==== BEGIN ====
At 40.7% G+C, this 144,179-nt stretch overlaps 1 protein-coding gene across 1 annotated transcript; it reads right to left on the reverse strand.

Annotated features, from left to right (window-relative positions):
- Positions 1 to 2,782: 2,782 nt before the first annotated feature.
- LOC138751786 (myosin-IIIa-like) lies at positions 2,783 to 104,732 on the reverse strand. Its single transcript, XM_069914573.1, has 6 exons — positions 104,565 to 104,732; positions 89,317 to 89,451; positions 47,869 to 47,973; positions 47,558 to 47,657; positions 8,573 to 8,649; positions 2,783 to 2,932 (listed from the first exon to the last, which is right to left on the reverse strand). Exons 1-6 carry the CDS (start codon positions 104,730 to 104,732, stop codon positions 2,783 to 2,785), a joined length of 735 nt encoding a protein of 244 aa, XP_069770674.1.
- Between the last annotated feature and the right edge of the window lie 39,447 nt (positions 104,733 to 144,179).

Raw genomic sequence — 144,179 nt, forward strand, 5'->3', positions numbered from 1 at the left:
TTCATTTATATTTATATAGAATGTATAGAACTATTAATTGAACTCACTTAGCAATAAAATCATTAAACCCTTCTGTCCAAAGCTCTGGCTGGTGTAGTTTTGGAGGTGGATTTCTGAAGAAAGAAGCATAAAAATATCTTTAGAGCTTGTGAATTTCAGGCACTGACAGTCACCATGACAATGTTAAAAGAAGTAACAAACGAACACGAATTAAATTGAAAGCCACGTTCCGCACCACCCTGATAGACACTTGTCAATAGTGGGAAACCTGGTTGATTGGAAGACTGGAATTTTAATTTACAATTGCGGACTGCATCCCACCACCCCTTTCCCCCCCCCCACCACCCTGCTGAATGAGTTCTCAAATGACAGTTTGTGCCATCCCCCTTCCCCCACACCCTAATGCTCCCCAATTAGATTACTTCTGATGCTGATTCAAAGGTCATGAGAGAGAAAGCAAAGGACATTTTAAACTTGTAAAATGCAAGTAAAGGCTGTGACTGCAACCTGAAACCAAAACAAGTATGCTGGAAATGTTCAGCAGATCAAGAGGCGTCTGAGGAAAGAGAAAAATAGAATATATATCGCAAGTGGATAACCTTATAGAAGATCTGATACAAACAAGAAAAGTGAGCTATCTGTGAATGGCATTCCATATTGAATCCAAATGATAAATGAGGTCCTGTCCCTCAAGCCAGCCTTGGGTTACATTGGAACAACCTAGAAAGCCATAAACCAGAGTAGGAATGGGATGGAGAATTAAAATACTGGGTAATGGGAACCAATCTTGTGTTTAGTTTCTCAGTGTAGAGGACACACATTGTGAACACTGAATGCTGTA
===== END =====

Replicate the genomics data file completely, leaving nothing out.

At 40.7% G+C, this 144,179-nt stretch overlaps 1 protein-coding gene across 1 annotated transcript; it reads right to left on the reverse strand.

Annotated features, from left to right (window-relative positions):
- Positions 1 to 2,782: 2,782 nt before the first annotated feature.
- LOC138751786 (myosin-IIIa-like) lies at positions 2,783 to 104,732 on the reverse strand. Its single transcript, XM_069914573.1, has 6 exons — positions 104,565 to 104,732; positions 89,317 to 89,451; positions 47,869 to 47,973; positions 47,558 to 47,657; positions 8,573 to 8,649; positions 2,783 to 2,932 (listed from the first exon to the last, which is right to left on the reverse strand). Exons 1-6 carry the CDS (start codon positions 104,730 to 104,732, stop codon positions 2,783 to 2,785), a joined length of 735 nt encoding a protein of 244 aa, XP_069770674.1.
- Between the last annotated feature and the right edge of the window lie 39,447 nt (positions 104,733 to 144,179).

Raw genomic sequence — 144,179 nt, forward strand, 5'->3', positions numbered from 1 at the left:
TTCATTTATATTTATATAGAATGTATAGAACTATTAATTGAACTCACTTAGCAATAAAATCATTAAACCCTTCTGTCCAAAGCTCTGGCTGGTGTAGTTTTGGAGGTGGATTTCTGAAGAAAGAAGCATAAAAATATCTTTAGAGCTTGTGAATTTCAGGCACTGACAGTCACCATGACAATGTTAAAAGAAGTAACAAACGAACACGAATTAAATTGAAAGCCACGTTCCGCACCACCCTGATAGACACTTGTCAATAGTGGGAAACCTGGTTGATTGGAAGACTGGAATTTTAATTTACAATTGCGGACTGCATCCCACCACCCCTTTCCCCCCCCCCACCACCCTGCTGAATGAGTTCTCAAATGACAGTTTGTGCCATCCCCCTTCCCCCACACCCTAATGCTCCCCAATTAGATTACTTCTGATGCTGATTCAAAGGTCATGAGAGAGAAAGCAAAGGACATTTTAAACTTGTAAAATGCAAGTAAAGGCTGTGACTGCAACCTGAAACCAAAACAAGTATGCTGGAAATGTTCAGCAGATCAAGAGGCGTCTGAGGAAAGAGAAAAATAGAATATATATCGCAAGTGGATAACCTTATAGAAGATCTGATACAAACAAGAAAAGTGAGCTATCTGTGAATGGCATTCCATATTGAATCCAAATGATAAATGAGGTCCTGTCCCTCAAGCCAGCCTTGGGTTACATTGGAACAACCTAGAAAGCCATAAACCAGAGTAGGAATGGGATGGAGAATTAAAATACTGGGTAATGGGAACCAATCTTGTGTTTAGTTTCTCAGTGTAGAGGACACACATTGTGAACACTGAATGCTGTA